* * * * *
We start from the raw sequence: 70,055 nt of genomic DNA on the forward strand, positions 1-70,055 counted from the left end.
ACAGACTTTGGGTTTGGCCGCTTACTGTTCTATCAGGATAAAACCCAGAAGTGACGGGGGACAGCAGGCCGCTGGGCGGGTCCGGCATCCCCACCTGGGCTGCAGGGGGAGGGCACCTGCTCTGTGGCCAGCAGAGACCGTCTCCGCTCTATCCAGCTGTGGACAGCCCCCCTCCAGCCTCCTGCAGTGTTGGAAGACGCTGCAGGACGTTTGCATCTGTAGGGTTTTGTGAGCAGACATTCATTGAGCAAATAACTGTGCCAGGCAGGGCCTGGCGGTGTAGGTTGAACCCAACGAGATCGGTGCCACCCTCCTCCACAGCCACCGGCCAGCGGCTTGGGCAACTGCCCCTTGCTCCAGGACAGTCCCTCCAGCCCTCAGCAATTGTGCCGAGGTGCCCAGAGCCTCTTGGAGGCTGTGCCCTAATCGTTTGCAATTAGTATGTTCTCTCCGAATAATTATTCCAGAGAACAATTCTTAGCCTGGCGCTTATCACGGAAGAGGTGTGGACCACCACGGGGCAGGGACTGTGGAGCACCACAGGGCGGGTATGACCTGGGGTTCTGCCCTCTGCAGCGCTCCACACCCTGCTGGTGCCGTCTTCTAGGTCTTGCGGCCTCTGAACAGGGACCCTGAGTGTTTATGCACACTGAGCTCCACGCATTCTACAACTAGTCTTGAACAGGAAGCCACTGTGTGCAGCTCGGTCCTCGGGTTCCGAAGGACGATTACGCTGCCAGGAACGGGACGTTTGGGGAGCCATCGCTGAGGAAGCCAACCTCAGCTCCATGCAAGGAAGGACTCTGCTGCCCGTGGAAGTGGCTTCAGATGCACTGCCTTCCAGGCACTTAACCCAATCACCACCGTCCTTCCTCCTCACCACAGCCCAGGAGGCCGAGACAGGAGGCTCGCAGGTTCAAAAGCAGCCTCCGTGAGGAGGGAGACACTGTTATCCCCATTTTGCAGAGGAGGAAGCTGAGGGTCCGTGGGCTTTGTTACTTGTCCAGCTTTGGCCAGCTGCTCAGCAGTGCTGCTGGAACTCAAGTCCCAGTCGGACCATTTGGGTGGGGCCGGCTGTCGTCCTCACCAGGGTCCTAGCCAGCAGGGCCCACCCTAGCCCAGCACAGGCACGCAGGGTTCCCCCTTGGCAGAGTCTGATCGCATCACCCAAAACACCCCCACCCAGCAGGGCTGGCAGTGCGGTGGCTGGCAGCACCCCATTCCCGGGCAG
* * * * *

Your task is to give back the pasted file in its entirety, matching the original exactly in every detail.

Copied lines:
We start from the raw sequence: 70,055 nt of genomic DNA on the forward strand, positions 1-70,055 counted from the left end.
ACAGACTTTGGGTTTGGCCGCTTACTGTTCTATCAGGATAAAACCCAGAAGTGACGGGGGACAGCAGGCCGCTGGGCGGGTCCGGCATCCCCACCTGGGCTGCAGGGGGAGGGCACCTGCTCTGTGGCCAGCAGAGACCGTCTCCGCTCTATCCAGCTGTGGACAGCCCCCCTCCAGCCTCCTGCAGTGTTGGAAGACGCTGCAGGACGTTTGCATCTGTAGGGTTTTGTGAGCAGACATTCATTGAGCAAATAACTGTGCCAGGCAGGGCCTGGCGGTGTAGGTTGAACCCAACGAGATCGGTGCCACCCTCCTCCACAGCCACCGGCCAGCGGCTTGGGCAACTGCCCCTTGCTCCAGGACAGTCCCTCCAGCCCTCAGCAATTGTGCCGAGGTGCCCAGAGCCTCTTGGAGGCTGTGCCCTAATCGTTTGCAATTAGTATGTTCTCTCCGAATAATTATTCCAGAGAACAATTCTTAGCCTGGCGCTTATCACGGAAGAGGTGTGGACCACCACGGGGCAGGGACTGTGGAGCACCACAGGGCGGGTATGACCTGGGGTTCTGCCCTCTGCAGCGCTCCACACCCTGCTGGTGCCGTCTTCTAGGTCTTGCGGCCTCTGAACAGGGACCCTGAGTGTTTATGCACACTGAGCTCCACGCATTCTACAACTAGTCTTGAACAGGAAGCCACTGTGTGCAGCTCGGTCCTCGGGTTCCGAAGGACGATTACGCTGCCAGGAACGGGACGTTTGGGGAGCCATCGCTGAGGAAGCCAACCTCAGCTCCATGCAAGGAAGGACTCTGCTGCCCGTGGAAGTGGCTTCAGATGCACTGCCTTCCAGGCACTTAACCCAATCACCACCGTCCTTCCTCCTCACCACAGCCCAGGAGGCCGAGACAGGAGGCTCGCAGGTTCAAAAGCAGCCTCCGTGAGGAGGGAGACACTGTTATCCCCATTTTGCAGAGGAGGAAGCTGAGGGTCCGTGGGCTTTGTTACTTGTCCAGCTTTGGCCAGCTGCTCAGCAGTGCTGCTGGAACTCAAGTCCCAGTCGGACCATTTGGGTGGGGCCGGCTGTCGTCCTCACCAGGGTCCTAGCCAGCAGGGCCCACCCTAGCCCAGCACAGGCACGCAGGGTTCCCCCTTGGCAGAGTCTGATCGCATCACCCAAAACACCCCCACCCAGCAGGGCTGGCAGTGCGGTGGCTGGCAGCACCCCATTCCCGGGCAG